well i think its a great idea, i bet there are many ways to to use wood and glass, that will be so cool, i cant wait to see what you do with it…go for it…

-- GRIZZMAN ...[''''']

View mtenterprises's profile


933 posts in 2689 days

#6 posted 12-08-2011 11:26 PM

I too love glass work, stainglass, blown glass, lampwork, ooooo the colors and the shapes. How can you not like it with Corning Glass Works about 2 1/2 hours away. I set my oldest son up doing stainglass in the Tiffany style and I would like to try lampwork but yes it is expensive. If you have the means and some training go for it.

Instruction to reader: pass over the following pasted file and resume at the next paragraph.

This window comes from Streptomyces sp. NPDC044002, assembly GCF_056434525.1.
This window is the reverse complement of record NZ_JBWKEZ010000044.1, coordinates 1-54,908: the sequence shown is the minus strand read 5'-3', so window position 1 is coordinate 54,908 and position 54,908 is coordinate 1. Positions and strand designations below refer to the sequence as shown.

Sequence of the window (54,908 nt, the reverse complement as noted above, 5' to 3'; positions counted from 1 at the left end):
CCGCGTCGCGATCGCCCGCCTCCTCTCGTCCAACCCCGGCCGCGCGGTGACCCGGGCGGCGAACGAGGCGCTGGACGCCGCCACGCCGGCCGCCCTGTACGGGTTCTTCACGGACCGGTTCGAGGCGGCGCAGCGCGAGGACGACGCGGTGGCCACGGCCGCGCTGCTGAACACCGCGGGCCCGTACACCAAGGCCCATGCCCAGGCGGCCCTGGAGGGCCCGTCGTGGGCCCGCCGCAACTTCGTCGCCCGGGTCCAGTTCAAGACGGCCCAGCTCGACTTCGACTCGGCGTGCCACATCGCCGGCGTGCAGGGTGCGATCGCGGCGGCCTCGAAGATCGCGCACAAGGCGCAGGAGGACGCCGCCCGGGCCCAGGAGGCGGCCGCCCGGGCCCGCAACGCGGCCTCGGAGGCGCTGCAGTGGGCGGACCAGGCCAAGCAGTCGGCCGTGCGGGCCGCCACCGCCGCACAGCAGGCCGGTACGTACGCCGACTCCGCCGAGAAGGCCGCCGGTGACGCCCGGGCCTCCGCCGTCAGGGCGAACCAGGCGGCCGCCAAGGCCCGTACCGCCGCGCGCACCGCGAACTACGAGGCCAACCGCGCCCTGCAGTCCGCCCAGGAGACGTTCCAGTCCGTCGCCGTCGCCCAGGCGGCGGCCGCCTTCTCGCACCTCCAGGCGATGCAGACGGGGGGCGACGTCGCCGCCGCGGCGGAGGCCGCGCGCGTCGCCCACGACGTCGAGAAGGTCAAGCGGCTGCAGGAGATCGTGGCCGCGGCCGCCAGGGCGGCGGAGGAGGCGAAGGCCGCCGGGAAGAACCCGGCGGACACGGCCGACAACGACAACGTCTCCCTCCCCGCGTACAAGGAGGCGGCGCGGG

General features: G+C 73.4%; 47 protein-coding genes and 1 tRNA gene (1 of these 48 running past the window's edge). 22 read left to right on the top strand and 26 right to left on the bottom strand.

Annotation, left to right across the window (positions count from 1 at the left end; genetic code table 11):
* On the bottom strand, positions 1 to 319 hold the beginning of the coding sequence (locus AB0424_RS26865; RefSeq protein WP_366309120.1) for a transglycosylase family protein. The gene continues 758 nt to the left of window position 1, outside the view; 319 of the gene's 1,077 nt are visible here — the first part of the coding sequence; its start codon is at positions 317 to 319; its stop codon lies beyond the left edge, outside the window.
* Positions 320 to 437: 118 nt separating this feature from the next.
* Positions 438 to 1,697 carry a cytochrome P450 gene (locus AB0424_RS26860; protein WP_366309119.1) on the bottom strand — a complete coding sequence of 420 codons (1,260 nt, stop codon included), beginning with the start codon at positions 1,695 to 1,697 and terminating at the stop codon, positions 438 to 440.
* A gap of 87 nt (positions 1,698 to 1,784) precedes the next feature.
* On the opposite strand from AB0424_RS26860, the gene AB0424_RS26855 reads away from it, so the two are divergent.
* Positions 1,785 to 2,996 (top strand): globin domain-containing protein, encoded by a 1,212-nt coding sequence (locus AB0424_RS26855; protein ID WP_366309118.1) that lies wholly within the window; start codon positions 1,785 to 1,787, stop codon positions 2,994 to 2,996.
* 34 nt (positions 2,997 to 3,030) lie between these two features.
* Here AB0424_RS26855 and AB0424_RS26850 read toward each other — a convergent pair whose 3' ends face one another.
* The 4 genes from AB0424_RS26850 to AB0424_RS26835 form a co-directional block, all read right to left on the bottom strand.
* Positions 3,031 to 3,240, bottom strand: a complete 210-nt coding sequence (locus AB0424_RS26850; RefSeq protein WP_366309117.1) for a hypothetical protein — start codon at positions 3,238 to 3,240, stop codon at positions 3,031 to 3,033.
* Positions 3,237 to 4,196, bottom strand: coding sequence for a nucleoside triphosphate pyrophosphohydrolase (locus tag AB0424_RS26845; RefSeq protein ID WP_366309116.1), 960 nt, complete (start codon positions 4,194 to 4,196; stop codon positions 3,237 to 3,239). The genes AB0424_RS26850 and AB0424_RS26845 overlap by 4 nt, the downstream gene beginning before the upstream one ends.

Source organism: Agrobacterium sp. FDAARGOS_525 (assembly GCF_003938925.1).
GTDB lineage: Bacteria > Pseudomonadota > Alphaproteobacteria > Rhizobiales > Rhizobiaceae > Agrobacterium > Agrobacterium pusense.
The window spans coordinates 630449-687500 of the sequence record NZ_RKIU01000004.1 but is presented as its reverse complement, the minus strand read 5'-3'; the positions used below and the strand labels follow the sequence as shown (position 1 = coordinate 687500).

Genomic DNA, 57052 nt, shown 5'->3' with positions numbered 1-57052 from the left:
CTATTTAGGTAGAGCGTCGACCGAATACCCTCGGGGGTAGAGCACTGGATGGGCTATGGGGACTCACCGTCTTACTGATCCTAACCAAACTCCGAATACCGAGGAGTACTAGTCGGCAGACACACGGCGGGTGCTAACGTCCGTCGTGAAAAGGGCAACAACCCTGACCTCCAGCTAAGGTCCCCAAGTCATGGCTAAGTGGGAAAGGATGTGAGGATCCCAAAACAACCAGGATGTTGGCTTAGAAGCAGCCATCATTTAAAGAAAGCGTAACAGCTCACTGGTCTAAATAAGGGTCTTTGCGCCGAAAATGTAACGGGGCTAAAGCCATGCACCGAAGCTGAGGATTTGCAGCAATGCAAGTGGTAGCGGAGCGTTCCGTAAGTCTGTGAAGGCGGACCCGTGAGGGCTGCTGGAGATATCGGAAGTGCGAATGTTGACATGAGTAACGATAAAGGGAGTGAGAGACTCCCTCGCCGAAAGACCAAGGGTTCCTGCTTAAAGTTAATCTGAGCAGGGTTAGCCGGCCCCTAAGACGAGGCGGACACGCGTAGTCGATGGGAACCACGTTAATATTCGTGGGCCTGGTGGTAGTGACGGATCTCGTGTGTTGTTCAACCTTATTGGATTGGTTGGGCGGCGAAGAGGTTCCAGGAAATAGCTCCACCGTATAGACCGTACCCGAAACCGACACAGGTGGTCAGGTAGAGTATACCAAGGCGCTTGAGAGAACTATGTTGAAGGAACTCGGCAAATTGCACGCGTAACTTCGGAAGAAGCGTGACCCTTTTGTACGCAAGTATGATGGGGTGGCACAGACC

-- See pictures on Flickr - And visit my Facebook page -

View helluvawreck's profile


31056 posts in 2863 days

#7 posted 12-08-2011 11:40 PM

Why is it so expensive? The most expensive thing seems to be the torch $750 – $1000 or so. He get’s the glass rods and tubes from a glassblowing place down in Atlanta. The glass didn’t seem to be that expensive. Yes, I love the colors – they’re beautiful. The only tools he’s using right now is a pair of overgrown tweezers, some glasses, and a pair of long needle nose pliers. His brother is suppose to be sending him a few other tools that he made. I had the oxygen bottle at the plant. Anyways, I’m just at the watching and listening stage myself but Zack has worked with Chris for just a few days and is already doing some interesting stuff. I’m kind of hanging back with much interest wondering whether or no i should get involved with something else or not.


-- helluvawreck aka Charles,

View patron's profile